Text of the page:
Superintendent John Deasy wants to buy every teacher and student in Los Angeles Unified School District a tablet computer within a year or two — 700,000 of the electronic devices, he figures — and pay for it with bonds that were passed by voters to build, repair and update school facilities.
Deasy isn't the only one eager to use bond money to buy tablets, though L.A. Unified's purchase would be uniquely ambitious in its size and reach. In fact, though the legality is somewhat sketchy, this is becoming as much a trend as starting up charter schools.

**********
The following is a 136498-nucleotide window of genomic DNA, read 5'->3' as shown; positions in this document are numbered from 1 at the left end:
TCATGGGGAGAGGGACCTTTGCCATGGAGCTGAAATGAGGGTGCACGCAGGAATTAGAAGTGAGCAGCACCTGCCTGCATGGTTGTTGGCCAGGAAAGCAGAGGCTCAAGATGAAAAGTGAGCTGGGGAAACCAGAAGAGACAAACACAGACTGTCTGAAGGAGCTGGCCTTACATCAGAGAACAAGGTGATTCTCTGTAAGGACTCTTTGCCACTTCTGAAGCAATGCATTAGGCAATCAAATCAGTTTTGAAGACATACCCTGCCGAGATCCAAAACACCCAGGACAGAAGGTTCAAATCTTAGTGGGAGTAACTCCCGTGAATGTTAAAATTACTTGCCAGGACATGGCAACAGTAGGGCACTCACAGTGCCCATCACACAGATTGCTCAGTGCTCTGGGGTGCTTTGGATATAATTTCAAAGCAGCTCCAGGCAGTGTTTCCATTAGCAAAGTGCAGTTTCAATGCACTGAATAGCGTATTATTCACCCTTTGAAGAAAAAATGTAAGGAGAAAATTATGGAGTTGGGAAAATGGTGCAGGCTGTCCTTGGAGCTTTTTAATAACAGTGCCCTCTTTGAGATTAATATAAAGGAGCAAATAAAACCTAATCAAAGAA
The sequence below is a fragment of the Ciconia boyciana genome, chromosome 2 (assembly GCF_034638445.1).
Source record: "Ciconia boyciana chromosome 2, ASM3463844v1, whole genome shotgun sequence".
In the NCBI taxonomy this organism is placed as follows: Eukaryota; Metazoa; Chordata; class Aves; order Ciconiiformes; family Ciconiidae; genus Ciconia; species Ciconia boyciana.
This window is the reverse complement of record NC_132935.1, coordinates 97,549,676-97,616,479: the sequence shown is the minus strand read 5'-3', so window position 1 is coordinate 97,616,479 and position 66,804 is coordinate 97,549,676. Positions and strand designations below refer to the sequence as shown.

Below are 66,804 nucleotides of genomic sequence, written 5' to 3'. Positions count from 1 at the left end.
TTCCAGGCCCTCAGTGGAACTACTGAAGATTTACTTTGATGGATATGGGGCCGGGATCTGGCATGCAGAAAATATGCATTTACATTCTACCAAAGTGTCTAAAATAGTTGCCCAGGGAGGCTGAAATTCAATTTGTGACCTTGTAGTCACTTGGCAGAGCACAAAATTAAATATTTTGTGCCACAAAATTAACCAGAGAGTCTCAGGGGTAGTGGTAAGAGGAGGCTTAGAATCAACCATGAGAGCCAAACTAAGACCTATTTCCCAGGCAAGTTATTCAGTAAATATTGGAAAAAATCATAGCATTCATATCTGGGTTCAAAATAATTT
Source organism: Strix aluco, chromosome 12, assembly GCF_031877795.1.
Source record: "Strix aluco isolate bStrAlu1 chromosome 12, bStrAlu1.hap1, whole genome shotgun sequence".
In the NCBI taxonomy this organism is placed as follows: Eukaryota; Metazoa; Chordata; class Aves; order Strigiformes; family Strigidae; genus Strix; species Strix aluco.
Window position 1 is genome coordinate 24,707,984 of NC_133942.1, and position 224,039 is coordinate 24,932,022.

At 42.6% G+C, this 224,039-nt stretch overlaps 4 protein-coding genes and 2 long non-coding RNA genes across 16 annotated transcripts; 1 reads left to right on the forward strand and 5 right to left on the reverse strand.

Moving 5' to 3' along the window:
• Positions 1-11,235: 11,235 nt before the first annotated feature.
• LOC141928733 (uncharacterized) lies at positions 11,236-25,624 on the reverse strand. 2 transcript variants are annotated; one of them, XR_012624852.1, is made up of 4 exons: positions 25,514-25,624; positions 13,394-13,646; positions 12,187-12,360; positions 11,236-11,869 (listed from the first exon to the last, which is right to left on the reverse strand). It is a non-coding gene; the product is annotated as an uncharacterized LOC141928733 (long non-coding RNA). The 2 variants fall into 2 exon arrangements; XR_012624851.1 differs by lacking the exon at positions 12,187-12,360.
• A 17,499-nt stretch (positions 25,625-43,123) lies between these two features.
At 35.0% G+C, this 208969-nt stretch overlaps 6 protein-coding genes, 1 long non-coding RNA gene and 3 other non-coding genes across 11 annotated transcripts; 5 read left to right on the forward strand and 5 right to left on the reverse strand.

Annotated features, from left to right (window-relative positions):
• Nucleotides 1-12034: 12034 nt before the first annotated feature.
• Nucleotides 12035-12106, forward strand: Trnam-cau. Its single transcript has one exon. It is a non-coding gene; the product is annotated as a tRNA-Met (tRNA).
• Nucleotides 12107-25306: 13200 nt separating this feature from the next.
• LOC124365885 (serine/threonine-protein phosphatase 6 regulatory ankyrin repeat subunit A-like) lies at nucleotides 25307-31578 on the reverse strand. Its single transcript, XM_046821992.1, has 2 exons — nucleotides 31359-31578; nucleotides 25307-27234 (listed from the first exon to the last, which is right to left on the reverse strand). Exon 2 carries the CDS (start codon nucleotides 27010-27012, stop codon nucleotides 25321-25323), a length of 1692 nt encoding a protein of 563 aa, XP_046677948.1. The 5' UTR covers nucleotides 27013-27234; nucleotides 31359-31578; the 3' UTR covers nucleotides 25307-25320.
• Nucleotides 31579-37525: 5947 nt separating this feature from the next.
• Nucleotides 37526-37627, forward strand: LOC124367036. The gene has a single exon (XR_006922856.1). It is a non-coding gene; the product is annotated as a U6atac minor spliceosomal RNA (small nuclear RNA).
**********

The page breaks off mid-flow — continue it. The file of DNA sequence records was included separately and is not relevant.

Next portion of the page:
So far, though, Deasy doesn't know which tablets he's interested in buying or have an estimate of how much they might cost. He hasn't figured out whether students would take their tablets home to do their homework and, if they do, how the district would keep them and the devices safe (it would be widely known that students were carrying expensive equipment around) or who would pay if the tablets were lost or broken.
Despite the lack of details, Deasy is forging ahead with a request for "conceptual approval." The school board will discuss the matter next week, and the bond oversight committee will consider it the following week.